What began a half century ago as an organization for insurance purposes has grown into much more. The AARP has become an influential lobbying group with forty million members. We’ll talk with the author of a new book which examines this and the AARP’s role in current debates over Medicare and Social Security.
Frederick Lynch - An Associate Professor of Government at Claremont McKenna College, and author of Invisible Victims and the Diversity Machine
It’s been nearly a year since authorities began clashing with anti-government protests in the nation of Syria. Since then, massive fighting, deaths, detainment and calls for President Assad’s resignation have topped the headlines. Today we'll talk to a roundtable of Syrians and Syrian Americans living in New Hampshire about their thoughts and what they’re hearing from loved ones in their home country.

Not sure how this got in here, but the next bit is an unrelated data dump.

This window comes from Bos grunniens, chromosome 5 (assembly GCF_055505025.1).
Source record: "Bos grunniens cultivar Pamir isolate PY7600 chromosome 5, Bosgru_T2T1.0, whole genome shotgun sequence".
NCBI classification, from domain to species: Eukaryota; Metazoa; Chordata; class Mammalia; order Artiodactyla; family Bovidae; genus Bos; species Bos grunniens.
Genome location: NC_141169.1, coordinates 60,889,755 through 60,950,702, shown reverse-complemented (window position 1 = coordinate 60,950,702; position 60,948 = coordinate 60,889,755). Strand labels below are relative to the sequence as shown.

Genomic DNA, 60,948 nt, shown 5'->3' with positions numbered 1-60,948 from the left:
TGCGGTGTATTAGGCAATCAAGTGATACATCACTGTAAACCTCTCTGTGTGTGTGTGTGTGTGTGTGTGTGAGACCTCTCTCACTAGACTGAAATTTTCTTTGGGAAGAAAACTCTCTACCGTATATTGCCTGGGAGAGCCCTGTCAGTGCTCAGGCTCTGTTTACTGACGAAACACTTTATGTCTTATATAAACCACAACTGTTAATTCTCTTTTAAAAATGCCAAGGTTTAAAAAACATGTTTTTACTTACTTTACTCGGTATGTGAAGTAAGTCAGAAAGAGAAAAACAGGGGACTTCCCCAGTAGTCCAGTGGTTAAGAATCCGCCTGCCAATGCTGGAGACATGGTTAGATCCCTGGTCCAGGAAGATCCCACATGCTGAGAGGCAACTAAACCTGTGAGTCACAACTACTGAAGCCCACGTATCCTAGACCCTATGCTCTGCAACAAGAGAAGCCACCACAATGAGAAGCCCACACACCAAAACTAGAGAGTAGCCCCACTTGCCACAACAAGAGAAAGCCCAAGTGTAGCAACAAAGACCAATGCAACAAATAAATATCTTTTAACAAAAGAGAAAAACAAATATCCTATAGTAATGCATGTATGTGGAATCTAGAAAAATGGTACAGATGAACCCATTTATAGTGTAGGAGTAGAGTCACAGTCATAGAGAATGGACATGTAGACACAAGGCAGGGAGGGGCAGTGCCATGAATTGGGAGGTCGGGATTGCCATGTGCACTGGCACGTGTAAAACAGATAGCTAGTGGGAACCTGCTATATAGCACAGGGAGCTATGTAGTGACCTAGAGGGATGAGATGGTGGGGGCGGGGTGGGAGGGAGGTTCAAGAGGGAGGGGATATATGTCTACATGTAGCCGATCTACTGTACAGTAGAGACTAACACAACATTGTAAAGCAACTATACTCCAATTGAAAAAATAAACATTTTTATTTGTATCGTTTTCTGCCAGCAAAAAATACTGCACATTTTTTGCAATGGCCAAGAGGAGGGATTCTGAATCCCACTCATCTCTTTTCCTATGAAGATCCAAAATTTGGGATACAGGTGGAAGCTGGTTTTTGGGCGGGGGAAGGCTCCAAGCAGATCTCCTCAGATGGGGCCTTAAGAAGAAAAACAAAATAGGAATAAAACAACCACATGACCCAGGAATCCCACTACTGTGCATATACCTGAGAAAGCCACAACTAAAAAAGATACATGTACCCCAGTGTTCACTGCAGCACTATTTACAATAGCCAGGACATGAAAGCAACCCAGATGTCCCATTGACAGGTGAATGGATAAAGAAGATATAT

Today we sit down with iconic food writer and activist Frances Moore Lappé. In the 1970's, Lappé pioneered the idea of conscientious eating with her book “Diet for a Small Planet”. Now forty years later, she says much has changed. There's more awareness of the connections between food, health, and the environment, yet there's also growing world hunger requiring she says a complete global re-think. Lappé is coming up to New Hampshire at the end of the week to be the Keynote Speaker at the Northeast Organic Farming Association of New Hampshire (NOFA-NH) 10